88 household individuals were split into three groups and  asked to either wear a badge supporting a  charity, asked to wear one along with another family member or not to wear at all. That same evening, all groups were then asked for a financial donation to the charity. 

Results

Those who were first asked the small request were far more likely to go on and donate money than those who weren’t.

np_read_2490885_000000

In detail

Pairings

Conversion

Encourage action by offering closure on mystery

Make it easy for people to want to develop a curiosity in your products with playful, suggestive messaging regarding its outcomes.

Even reframing an initial call to action, like:

"Sign up to get started"

As something more curious and goal-orientated, like:

"Sign up to see how to do it"

...shows us that curiosity needn't be a grand event, but instead can operate in subtle, suggestive ways that playfully motivate by holding back certain information.

Where can you inspire explorative inquisition within people with in subtle ways at the beginning of their journey with you?

Conversion

Overcome fear of new, unknown choices with a little taster

We're creatures of habit, sticking to what we know even when there are better things available.

However, we can use a Foot In The Door to offer a low risk sample.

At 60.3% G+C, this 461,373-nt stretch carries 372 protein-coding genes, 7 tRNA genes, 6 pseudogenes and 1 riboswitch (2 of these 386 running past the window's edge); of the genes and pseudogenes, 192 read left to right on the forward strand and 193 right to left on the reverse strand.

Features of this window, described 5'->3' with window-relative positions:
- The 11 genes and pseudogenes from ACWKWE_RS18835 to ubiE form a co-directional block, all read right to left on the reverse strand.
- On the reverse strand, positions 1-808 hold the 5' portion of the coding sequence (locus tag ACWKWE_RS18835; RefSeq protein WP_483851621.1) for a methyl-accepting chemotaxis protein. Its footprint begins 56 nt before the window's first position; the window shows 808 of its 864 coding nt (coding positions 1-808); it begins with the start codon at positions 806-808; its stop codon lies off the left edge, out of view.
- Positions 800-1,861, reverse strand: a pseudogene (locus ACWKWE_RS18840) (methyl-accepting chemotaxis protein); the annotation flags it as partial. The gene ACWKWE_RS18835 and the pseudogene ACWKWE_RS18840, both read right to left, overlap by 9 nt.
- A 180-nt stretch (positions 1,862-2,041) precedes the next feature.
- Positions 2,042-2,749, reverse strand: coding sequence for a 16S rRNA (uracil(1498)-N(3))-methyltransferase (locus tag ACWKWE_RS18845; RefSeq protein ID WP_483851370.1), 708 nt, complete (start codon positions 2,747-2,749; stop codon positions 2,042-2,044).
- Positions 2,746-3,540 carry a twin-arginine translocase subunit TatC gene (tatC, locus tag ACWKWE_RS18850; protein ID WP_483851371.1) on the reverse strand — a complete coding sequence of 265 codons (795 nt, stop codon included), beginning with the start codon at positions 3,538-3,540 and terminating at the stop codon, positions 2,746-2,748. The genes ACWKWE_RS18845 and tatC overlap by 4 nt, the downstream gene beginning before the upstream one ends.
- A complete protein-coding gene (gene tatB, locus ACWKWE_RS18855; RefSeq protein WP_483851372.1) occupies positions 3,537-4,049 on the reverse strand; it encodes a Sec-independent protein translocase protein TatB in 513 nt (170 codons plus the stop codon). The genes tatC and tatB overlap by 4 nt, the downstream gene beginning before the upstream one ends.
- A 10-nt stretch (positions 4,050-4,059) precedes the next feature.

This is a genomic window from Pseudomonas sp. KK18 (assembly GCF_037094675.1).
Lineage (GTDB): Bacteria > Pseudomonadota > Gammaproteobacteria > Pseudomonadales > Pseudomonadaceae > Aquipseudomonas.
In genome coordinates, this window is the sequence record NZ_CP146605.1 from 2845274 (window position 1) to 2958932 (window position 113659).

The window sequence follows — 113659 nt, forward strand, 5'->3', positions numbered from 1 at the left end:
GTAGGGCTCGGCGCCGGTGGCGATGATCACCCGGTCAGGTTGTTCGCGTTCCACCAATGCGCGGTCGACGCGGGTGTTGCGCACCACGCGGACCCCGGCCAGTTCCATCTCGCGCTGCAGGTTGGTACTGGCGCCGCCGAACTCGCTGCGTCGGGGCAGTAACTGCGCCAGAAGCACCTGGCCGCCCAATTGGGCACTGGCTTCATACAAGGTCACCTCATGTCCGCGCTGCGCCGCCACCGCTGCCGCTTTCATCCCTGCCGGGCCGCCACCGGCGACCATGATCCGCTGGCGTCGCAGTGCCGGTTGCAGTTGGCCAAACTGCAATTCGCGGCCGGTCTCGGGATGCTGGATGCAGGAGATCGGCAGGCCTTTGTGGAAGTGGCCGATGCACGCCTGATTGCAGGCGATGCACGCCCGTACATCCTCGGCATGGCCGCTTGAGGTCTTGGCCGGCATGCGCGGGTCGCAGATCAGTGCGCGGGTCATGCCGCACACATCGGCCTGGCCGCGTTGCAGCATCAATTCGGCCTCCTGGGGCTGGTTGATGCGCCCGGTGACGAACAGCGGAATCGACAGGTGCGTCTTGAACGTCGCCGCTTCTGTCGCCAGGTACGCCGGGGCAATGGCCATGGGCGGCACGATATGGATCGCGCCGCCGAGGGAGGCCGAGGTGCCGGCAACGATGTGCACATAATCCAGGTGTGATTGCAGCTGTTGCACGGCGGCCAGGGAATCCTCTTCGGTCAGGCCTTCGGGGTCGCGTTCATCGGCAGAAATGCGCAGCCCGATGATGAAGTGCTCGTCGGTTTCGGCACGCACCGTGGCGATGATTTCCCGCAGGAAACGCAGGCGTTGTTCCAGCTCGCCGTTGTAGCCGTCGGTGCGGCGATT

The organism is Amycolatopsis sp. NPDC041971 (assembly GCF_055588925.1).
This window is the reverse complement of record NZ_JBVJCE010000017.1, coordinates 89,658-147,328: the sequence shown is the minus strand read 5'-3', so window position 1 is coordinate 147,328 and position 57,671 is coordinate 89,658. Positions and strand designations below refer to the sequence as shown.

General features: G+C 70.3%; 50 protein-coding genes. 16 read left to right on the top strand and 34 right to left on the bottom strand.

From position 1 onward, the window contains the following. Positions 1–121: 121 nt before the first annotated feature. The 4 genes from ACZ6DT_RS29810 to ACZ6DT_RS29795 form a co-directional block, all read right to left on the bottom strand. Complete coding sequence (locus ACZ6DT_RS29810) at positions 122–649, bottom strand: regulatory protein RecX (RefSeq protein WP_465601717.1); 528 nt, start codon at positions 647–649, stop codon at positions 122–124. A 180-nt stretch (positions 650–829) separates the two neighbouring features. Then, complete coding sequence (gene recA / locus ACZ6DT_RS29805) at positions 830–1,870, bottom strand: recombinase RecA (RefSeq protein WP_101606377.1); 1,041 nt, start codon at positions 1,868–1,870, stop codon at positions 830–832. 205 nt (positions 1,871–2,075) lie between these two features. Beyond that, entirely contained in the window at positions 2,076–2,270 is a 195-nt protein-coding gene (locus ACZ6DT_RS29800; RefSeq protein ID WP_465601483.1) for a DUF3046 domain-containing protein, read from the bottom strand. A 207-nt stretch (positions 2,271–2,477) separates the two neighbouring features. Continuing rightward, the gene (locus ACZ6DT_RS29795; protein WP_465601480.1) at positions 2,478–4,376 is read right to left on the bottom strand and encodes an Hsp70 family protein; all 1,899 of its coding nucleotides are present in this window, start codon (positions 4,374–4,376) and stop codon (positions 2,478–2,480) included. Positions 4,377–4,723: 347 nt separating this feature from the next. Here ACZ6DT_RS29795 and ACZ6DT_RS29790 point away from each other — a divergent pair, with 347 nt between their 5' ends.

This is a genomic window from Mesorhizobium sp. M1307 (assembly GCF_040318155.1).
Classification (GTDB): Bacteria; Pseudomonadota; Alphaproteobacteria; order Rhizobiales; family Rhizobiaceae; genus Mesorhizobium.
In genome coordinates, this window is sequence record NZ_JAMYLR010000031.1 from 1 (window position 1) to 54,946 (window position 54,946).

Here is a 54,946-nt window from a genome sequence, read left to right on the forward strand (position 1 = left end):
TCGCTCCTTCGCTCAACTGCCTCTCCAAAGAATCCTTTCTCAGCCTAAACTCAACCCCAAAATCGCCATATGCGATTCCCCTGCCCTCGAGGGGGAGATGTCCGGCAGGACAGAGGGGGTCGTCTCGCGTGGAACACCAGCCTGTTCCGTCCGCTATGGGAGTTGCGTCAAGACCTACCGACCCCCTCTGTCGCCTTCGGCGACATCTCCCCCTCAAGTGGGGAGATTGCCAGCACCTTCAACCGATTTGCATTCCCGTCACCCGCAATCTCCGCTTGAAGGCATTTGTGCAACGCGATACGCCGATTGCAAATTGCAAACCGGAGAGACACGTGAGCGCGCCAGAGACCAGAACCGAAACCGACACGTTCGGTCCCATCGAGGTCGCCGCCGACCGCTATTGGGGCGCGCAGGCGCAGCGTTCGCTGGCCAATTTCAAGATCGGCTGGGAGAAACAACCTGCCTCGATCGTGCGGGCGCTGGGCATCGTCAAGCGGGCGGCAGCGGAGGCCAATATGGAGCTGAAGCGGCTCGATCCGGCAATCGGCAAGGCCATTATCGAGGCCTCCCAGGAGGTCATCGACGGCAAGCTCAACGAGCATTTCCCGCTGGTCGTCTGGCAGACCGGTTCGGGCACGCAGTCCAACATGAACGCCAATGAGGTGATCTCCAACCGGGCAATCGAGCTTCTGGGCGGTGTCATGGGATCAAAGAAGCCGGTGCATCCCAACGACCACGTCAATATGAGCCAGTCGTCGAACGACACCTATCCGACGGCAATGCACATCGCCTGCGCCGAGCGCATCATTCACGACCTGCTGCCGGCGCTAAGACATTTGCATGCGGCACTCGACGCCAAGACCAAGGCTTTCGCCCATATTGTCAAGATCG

Where are people sticking to what they've done for a long time? This could be using an inferior product from a competitor, or an old product that you're looking to sunset.

What small thing could you provide them to take that first step into the unknown? A free 1hr webinar, a 3 month free trial for existing competitor customers, a free software migration process... The list is endless.

Most importantly, keep it small, easy, relevant and attractive.

Conversion

Allow existing customers to get new customers started

Getting people started is often the hardest thing. However, those who've already made investments in a platform or service can act as a means to help new subscribers get started. For example, someone on a weekly coffee subscription could share a code with a friend to simply try the service for free for a week.

This could be taken further by allowing the existing subscriber to add a personalised note or make a product choice they think would be best for the new subscriber.

How can you use the wisdom of more experienced users to get the uninformed started?

Highlight how others got started

As well as providing a clear first, low-risk step into your world, bolster any new customer's foot-in-the-door task with some communicating that 'most existing customers started this way too'. This could be a membership tier, order amount or frequency or simply a first engagement with your brand (i.e. signing up for your newsletter before buying any products you've for sale).

Where can you provide reassurance that new or potential customers are taking the right step down a path trodden by many before them?

Start small. Start social.

Heavy past investments needn't weigh you down today

Working on a big project that's dragging on for too long or become inefficient?

How can you request time / resource for a small project that could be used to test a project hypothesis quickly more simply?

A small sprint involving a multi-disciplinary team and a necessary opportunity for everyone to let go of their sunk costs together.

Conversion

To get them started, begin with a very small task

Giving people a low-risk taster is a great way to test out the new without fear.

Where can you provide moments to explore the unfamiliar?

Connected to

Running workshops?

Foot In The Door

is included in Box One of our physical workshop tool.
is included in Box Two of our physical workshop tool.
Box Two